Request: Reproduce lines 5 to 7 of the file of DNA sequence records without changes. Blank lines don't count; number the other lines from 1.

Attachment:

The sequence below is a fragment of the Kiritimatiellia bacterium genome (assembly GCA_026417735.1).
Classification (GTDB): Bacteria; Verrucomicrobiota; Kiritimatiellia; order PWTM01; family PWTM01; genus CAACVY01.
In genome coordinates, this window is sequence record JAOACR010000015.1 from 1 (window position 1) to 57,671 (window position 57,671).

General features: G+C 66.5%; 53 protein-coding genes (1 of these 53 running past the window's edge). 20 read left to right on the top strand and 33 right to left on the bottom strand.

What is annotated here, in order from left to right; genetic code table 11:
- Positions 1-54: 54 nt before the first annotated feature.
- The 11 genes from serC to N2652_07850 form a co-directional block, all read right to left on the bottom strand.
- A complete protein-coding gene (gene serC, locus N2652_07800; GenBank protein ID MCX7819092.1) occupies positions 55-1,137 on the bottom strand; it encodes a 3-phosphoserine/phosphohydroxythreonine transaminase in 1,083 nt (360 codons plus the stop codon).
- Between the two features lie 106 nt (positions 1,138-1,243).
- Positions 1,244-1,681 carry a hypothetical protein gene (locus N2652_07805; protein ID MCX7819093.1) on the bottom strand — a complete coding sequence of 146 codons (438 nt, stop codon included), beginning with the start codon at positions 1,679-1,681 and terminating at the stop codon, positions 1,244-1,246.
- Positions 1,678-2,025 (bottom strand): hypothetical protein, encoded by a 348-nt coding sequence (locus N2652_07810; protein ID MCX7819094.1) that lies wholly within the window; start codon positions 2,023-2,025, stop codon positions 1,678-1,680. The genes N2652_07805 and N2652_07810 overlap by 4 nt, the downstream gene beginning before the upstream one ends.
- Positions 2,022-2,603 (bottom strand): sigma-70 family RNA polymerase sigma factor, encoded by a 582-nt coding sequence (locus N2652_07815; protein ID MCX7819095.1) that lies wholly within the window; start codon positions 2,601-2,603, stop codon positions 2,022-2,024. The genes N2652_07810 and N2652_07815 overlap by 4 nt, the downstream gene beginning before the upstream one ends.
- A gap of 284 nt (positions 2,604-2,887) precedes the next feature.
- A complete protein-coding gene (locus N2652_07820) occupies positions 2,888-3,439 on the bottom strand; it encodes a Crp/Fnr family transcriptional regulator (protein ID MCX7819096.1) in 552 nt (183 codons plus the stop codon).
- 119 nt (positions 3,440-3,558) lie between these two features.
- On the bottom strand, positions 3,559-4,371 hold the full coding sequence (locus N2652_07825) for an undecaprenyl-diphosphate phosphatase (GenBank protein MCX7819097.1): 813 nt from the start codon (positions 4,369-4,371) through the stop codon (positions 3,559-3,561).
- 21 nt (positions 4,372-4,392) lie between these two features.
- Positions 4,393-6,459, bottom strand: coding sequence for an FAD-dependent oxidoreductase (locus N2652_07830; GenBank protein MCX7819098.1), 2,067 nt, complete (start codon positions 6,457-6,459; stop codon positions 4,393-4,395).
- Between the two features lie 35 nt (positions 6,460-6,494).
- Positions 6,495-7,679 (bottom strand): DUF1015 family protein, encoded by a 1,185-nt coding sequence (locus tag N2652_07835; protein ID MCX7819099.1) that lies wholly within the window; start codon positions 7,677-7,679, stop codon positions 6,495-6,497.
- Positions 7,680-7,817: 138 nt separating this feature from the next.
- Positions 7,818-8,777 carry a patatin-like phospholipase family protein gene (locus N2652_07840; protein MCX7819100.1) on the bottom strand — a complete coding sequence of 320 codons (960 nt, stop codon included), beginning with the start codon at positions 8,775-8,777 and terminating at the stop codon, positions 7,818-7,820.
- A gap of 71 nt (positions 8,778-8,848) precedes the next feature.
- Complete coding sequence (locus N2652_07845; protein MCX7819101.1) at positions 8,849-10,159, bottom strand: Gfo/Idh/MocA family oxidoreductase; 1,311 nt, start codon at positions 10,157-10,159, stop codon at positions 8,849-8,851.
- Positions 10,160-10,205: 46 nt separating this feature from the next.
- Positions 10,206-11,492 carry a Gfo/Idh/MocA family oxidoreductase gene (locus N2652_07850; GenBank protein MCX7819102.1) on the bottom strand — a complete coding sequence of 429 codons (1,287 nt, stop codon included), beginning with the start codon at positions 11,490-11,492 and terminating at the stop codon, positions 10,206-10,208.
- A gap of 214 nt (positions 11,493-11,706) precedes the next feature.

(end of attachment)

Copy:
What is annotated here, in order from left to right; genetic code table 11:
- Positions 1-54: 54 nt before the first annotated feature.
- The 11 genes from serC to N2652_07850 form a co-directional block, all read right to left on the bottom strand.